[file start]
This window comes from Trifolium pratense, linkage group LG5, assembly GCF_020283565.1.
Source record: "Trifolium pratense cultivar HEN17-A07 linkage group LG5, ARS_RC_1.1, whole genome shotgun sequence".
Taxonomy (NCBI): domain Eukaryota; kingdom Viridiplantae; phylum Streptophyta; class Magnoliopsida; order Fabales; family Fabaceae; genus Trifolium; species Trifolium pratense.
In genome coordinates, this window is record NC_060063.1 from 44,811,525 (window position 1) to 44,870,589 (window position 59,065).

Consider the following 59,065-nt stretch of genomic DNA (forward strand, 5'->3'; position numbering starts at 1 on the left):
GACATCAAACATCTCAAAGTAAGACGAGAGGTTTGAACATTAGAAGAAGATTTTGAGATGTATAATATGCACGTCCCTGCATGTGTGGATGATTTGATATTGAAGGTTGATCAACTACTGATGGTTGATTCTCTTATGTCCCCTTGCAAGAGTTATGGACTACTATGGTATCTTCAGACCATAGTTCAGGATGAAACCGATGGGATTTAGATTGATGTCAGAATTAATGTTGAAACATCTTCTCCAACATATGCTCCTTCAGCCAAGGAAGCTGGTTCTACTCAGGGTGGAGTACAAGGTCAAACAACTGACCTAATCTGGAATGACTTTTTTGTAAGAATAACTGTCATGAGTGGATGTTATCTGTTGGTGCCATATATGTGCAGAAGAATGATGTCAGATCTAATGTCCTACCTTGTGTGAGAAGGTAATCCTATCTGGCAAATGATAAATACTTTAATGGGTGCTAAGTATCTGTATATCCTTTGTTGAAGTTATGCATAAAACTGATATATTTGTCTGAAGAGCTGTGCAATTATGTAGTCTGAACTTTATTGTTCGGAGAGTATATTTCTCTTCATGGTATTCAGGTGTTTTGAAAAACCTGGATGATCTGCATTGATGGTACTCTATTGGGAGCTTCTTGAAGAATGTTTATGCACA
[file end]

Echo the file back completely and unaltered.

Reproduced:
This window comes from Trifolium pratense, linkage group LG5, assembly GCF_020283565.1.
Source record: "Trifolium pratense cultivar HEN17-A07 linkage group LG5, ARS_RC_1.1, whole genome shotgun sequence".
Taxonomy (NCBI): domain Eukaryota; kingdom Viridiplantae; phylum Streptophyta; class Magnoliopsida; order Fabales; family Fabaceae; genus Trifolium; species Trifolium pratense.
In genome coordinates, this window is record NC_060063.1 from 44,811,525 (window position 1) to 44,870,589 (window position 59,065).

Consider the following 59,065-nt stretch of genomic DNA (forward strand, 5'->3'; position numbering starts at 1 on the left):
GACATCAAACATCTCAAAGTAAGACGAGAGGTTTGAACATTAGAAGAAGATTTTGAGATGTATAATATGCACGTCCCTGCATGTGTGGATGATTTGATATTGAAGGTTGATCAACTACTGATGGTTGATTCTCTTATGTCCCCTTGCAAGAGTTATGGACTACTATGGTATCTTCAGACCATAGTTCAGGATGAAACCGATGGGATTTAGATTGATGTCAGAATTAATGTTGAAACATCTTCTCCAACATATGCTCCTTCAGCCAAGGAAGCTGGTTCTACTCAGGGTGGAGTACAAGGTCAAACAACTGACCTAATCTGGAATGACTTTTTTGTAAGAATAACTGTCATGAGTGGATGTTATCTGTTGGTGCCATATATGTGCAGAAGAATGATGTCAGATCTAATGTCCTACCTTGTGTGAGAAGGTAATCCTATCTGGCAAATGATAAATACTTTAATGGGTGCTAAGTATCTGTATATCCTTTGTTGAAGTTATGCATAAAACTGATATATTTGTCTGAAGAGCTGTGCAATTATGTAGTCTGAACTTTATTGTTCGGAGAGTATATTTCTCTTCATGGTATTCAGGTGTTTTGAAAAACCTGGATGATCTGCATTGATGGTACTCTATTGGGAGCTTCTTGAAGAATGTTTATGCACA